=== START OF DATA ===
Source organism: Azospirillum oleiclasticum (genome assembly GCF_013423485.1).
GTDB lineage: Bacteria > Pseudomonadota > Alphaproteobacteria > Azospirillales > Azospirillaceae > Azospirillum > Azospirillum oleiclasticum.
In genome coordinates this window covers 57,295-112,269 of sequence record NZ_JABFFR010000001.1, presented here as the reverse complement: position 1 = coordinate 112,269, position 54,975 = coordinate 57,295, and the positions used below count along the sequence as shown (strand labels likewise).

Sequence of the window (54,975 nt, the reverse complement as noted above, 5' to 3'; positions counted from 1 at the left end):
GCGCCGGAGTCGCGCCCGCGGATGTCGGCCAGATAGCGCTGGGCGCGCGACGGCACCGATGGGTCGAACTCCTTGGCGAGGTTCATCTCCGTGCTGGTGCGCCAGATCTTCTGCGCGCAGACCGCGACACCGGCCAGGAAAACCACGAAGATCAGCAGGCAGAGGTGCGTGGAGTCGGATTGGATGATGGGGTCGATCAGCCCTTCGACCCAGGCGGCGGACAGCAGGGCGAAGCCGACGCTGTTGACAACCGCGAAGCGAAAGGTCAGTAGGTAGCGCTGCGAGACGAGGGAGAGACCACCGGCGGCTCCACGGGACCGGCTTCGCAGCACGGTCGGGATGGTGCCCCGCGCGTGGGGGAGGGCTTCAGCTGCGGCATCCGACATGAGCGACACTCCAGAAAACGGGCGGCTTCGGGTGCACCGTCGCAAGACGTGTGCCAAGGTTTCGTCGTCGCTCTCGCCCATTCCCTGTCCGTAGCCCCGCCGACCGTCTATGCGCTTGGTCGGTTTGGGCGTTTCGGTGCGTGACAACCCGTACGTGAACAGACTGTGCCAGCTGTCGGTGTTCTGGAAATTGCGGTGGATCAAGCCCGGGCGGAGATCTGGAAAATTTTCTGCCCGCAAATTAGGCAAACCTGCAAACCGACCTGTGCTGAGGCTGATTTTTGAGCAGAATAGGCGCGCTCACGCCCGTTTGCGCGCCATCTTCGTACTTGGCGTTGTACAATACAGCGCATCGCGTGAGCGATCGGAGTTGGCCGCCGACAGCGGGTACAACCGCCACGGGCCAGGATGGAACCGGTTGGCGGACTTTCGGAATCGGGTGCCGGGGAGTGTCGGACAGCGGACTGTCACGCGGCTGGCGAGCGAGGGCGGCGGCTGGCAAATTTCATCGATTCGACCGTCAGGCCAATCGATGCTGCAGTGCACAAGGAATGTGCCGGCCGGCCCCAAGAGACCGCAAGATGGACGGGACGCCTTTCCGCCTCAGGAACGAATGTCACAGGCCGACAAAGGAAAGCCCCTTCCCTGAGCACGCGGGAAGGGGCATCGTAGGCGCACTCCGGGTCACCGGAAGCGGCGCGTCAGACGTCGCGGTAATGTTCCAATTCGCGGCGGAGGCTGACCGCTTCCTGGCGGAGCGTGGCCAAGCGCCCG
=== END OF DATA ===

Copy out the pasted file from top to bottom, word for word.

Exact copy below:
Source organism: Azospirillum oleiclasticum (genome assembly GCF_013423485.1).
GTDB lineage: Bacteria > Pseudomonadota > Alphaproteobacteria > Azospirillales > Azospirillaceae > Azospirillum > Azospirillum oleiclasticum.
In genome coordinates this window covers 57,295-112,269 of sequence record NZ_JABFFR010000001.1, presented here as the reverse complement: position 1 = coordinate 112,269, position 54,975 = coordinate 57,295, and the positions used below count along the sequence as shown (strand labels likewise).

Sequence of the window (54,975 nt, the reverse complement as noted above, 5' to 3'; positions counted from 1 at the left end):
GCGCCGGAGTCGCGCCCGCGGATGTCGGCCAGATAGCGCTGGGCGCGCGACGGCACCGATGGGTCGAACTCCTTGGCGAGGTTCATCTCCGTGCTGGTGCGCCAGATCTTCTGCGCGCAGACCGCGACACCGGCCAGGAAAACCACGAAGATCAGCAGGCAGAGGTGCGTGGAGTCGGATTGGATGATGGGGTCGATCAGCCCTTCGACCCAGGCGGCGGACAGCAGGGCGAAGCCGACGCTGTTGACAACCGCGAAGCGAAAGGTCAGTAGGTAGCGCTGCGAGACGAGGGAGAGACCACCGGCGGCTCCACGGGACCGGCTTCGCAGCACGGTCGGGATGGTGCCCCGCGCGTGGGGGAGGGCTTCAGCTGCGGCATCCGACATGAGCGACACTCCAGAAAACGGGCGGCTTCGGGTGCACCGTCGCAAGACGTGTGCCAAGGTTTCGTCGTCGCTCTCGCCCATTCCCTGTCCGTAGCCCCGCCGACCGTCTATGCGCTTGGTCGGTTTGGGCGTTTCGGTGCGTGACAACCCGTACGTGAACAGACTGTGCCAGCTGTCGGTGTTCTGGAAATTGCGGTGGATCAAGCCCGGGCGGAGATCTGGAAAATTTTCTGCCCGCAAATTAGGCAAACCTGCAAACCGACCTGTGCTGAGGCTGATTTTTGAGCAGAATAGGCGCGCTCACGCCCGTTTGCGCGCCATCTTCGTACTTGGCGTTGTACAATACAGCGCATCGCGTGAGCGATCGGAGTTGGCCGCCGACAGCGGGTACAACCGCCACGGGCCAGGATGGAACCGGTTGGCGGACTTTCGGAATCGGGTGCCGGGGAGTGTCGGACAGCGGACTGTCACGCGGCTGGCGAGCGAGGGCGGCGGCTGGCAAATTTCATCGATTCGACCGTCAGGCCAATCGATGCTGCAGTGCACAAGGAATGTGCCGGCCGGCCCCAAGAGACCGCAAGATGGACGGGACGCCTTTCCGCCTCAGGAACGAATGTCACAGGCCGACAAAGGAAAGCCCCTTCCCTGAGCACGCGGGAAGGGGCATCGTAGGCGCACTCCGGGTCACCGGAAGCGGCGCGTCAGACGTCGCGGTAATGTTCCAATTCGCGGCGGAGGCTGACCGCTTCCTGGCGGAGCGTGGCCAAGCGCCCG